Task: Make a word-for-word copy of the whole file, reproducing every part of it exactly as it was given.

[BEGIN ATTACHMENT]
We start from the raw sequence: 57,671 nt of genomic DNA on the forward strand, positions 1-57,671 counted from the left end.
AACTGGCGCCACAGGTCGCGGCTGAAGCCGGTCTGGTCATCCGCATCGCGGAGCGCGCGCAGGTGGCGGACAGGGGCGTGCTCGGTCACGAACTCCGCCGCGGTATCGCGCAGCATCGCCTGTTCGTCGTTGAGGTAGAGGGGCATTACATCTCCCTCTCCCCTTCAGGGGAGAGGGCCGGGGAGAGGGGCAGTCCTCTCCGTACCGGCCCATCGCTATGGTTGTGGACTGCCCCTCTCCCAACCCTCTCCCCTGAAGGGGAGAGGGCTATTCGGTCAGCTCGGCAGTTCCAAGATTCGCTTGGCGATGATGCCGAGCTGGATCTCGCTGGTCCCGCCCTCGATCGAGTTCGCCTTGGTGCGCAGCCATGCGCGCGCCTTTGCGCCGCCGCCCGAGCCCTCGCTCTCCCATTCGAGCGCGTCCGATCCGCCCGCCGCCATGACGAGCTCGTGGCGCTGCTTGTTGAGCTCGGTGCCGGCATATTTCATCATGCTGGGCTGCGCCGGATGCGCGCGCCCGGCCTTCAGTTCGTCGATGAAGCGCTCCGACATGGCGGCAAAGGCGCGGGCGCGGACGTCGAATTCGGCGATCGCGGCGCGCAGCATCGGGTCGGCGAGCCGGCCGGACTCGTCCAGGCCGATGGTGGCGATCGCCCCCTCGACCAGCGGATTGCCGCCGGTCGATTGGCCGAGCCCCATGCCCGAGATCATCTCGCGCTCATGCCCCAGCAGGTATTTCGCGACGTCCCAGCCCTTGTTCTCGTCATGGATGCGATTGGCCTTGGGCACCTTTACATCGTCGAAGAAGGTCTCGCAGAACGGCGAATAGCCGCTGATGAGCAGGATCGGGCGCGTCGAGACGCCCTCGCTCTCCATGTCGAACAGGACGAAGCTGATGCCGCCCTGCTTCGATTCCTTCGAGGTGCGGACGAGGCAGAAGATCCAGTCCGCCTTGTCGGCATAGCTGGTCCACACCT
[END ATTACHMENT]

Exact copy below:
We start from the raw sequence: 57,671 nt of genomic DNA on the forward strand, positions 1-57,671 counted from the left end.
AACTGGCGCCACAGGTCGCGGCTGAAGCCGGTCTGGTCATCCGCATCGCGGAGCGCGCGCAGGTGGCGGACAGGGGCGTGCTCGGTCACGAACTCCGCCGCGGTATCGCGCAGCATCGCCTGTTCGTCGTTGAGGTAGAGGGGCATTACATCTCCCTCTCCCCTTCAGGGGAGAGGGCCGGGGAGAGGGGCAGTCCTCTCCGTACCGGCCCATCGCTATGGTTGTGGACTGCCCCTCTCCCAACCCTCTCCCCTGAAGGGGAGAGGGCTATTCGGTCAGCTCGGCAGTTCCAAGATTCGCTTGGCGATGATGCCGAGCTGGATCTCGCTGGTCCCGCCCTCGATCGAGTTCGCCTTGGTGCGCAGCCATGCGCGCGCCTTTGCGCCGCCGCCCGAGCCCTCGCTCTCCCATTCGAGCGCGTCCGATCCGCCCGCCGCCATGACGAGCTCGTGGCGCTGCTTGTTGAGCTCGGTGCCGGCATATTTCATCATGCTGGGCTGCGCCGGATGCGCGCGCCCGGCCTTCAGTTCGTCGATGAAGCGCTCCGACATGGCGGCAAAGGCGCGGGCGCGGACGTCGAATTCGGCGATCGCGGCGCGCAGCATCGGGTCGGCGAGCCGGCCGGACTCGTCCAGGCCGATGGTGGCGATCGCCCCCTCGACCAGCGGATTGCCGCCGGTCGATTGGCCGAGCCCCATGCCCGAGATCATCTCGCGCTCATGCCCCAGCAGGTATTTCGCGACGTCCCAGCCCTTGTTCTCGTCATGGATGCGATTGGCCTTGGGCACCTTTACATCGTCGAAGAAGGTCTCGCAGAACGGCGAATAGCCGCTGATGAGCAGGATCGGGCGCGTCGAGACGCCCTCGCTCTCCATGTCGAACAGGACGAAGCTGATGCCGCCCTGCTTCGATTCCTTCGAGGTGCGGACGAGGCAGAAGATCCAGTCCGCCTTGTCGGCATAGCTGGTCCACACCT